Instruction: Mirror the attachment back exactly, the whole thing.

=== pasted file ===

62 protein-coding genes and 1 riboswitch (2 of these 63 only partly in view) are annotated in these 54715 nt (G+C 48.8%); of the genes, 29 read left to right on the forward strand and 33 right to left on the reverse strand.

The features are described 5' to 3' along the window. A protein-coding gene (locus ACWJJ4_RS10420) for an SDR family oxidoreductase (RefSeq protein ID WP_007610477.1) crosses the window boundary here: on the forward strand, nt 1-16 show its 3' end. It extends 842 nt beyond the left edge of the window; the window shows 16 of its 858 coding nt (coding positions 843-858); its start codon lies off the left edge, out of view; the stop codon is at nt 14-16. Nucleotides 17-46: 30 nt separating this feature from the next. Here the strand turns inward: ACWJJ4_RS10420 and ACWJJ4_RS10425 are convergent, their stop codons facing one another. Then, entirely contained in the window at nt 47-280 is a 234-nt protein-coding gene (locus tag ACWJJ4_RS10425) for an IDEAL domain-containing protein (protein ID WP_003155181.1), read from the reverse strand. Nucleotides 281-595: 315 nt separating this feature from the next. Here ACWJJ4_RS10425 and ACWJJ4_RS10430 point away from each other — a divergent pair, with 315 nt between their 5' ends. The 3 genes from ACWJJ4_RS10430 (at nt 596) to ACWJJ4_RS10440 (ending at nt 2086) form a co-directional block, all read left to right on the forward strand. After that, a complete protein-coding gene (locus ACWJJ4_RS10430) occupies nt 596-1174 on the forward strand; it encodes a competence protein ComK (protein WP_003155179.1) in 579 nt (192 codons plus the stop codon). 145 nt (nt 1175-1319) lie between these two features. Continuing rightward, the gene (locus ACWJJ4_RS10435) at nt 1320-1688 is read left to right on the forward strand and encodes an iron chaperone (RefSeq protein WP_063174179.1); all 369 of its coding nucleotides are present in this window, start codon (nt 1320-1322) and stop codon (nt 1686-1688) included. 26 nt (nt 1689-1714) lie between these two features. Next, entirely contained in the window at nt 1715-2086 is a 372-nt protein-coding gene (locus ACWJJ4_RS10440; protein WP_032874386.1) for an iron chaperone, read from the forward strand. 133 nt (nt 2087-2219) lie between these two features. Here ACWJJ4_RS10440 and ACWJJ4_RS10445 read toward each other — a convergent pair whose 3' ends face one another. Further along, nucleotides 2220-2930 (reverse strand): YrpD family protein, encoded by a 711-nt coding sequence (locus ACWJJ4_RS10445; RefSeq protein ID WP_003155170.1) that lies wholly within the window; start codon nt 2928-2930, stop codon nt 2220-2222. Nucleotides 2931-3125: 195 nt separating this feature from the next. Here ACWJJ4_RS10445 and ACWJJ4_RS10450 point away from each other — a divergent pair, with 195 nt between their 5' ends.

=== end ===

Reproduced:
62 protein-coding genes and 1 riboswitch (2 of these 63 only partly in view) are annotated in these 54715 nt (G+C 48.8%); of the genes, 29 read left to right on the forward strand and 33 right to left on the reverse strand.

The features are described 5' to 3' along the window. A protein-coding gene (locus ACWJJ4_RS10420) for an SDR family oxidoreductase (RefSeq protein ID WP_007610477.1) crosses the window boundary here: on the forward strand, nt 1-16 show its 3' end. It extends 842 nt beyond the left edge of the window; the window shows 16 of its 858 coding nt (coding positions 843-858); its start codon lies off the left edge, out of view; the stop codon is at nt 14-16. Nucleotides 17-46: 30 nt separating this feature from the next. Here the strand turns inward: ACWJJ4_RS10420 and ACWJJ4_RS10425 are convergent, their stop codons facing one another. Then, entirely contained in the window at nt 47-280 is a 234-nt protein-coding gene (locus tag ACWJJ4_RS10425) for an IDEAL domain-containing protein (protein ID WP_003155181.1), read from the reverse strand. Nucleotides 281-595: 315 nt separating this feature from the next. Here ACWJJ4_RS10425 and ACWJJ4_RS10430 point away from each other — a divergent pair, with 315 nt between their 5' ends. The 3 genes from ACWJJ4_RS10430 (at nt 596) to ACWJJ4_RS10440 (ending at nt 2086) form a co-directional block, all read left to right on the forward strand. After that, a complete protein-coding gene (locus ACWJJ4_RS10430) occupies nt 596-1174 on the forward strand; it encodes a competence protein ComK (protein WP_003155179.1) in 579 nt (192 codons plus the stop codon). 145 nt (nt 1175-1319) lie between these two features. Continuing rightward, the gene (locus ACWJJ4_RS10435) at nt 1320-1688 is read left to right on the forward strand and encodes an iron chaperone (RefSeq protein WP_063174179.1); all 369 of its coding nucleotides are present in this window, start codon (nt 1320-1322) and stop codon (nt 1686-1688) included. 26 nt (nt 1689-1714) lie between these two features. Next, entirely contained in the window at nt 1715-2086 is a 372-nt protein-coding gene (locus ACWJJ4_RS10440; protein WP_032874386.1) for an iron chaperone, read from the forward strand. 133 nt (nt 2087-2219) lie between these two features. Here ACWJJ4_RS10440 and ACWJJ4_RS10445 read toward each other — a convergent pair whose 3' ends face one another. Further along, nucleotides 2220-2930 (reverse strand): YrpD family protein, encoded by a 711-nt coding sequence (locus ACWJJ4_RS10445; RefSeq protein ID WP_003155170.1) that lies wholly within the window; start codon nt 2928-2930, stop codon nt 2220-2222. Nucleotides 2931-3125: 195 nt separating this feature from the next. Here ACWJJ4_RS10445 and ACWJJ4_RS10450 point away from each other — a divergent pair, with 195 nt between their 5' ends.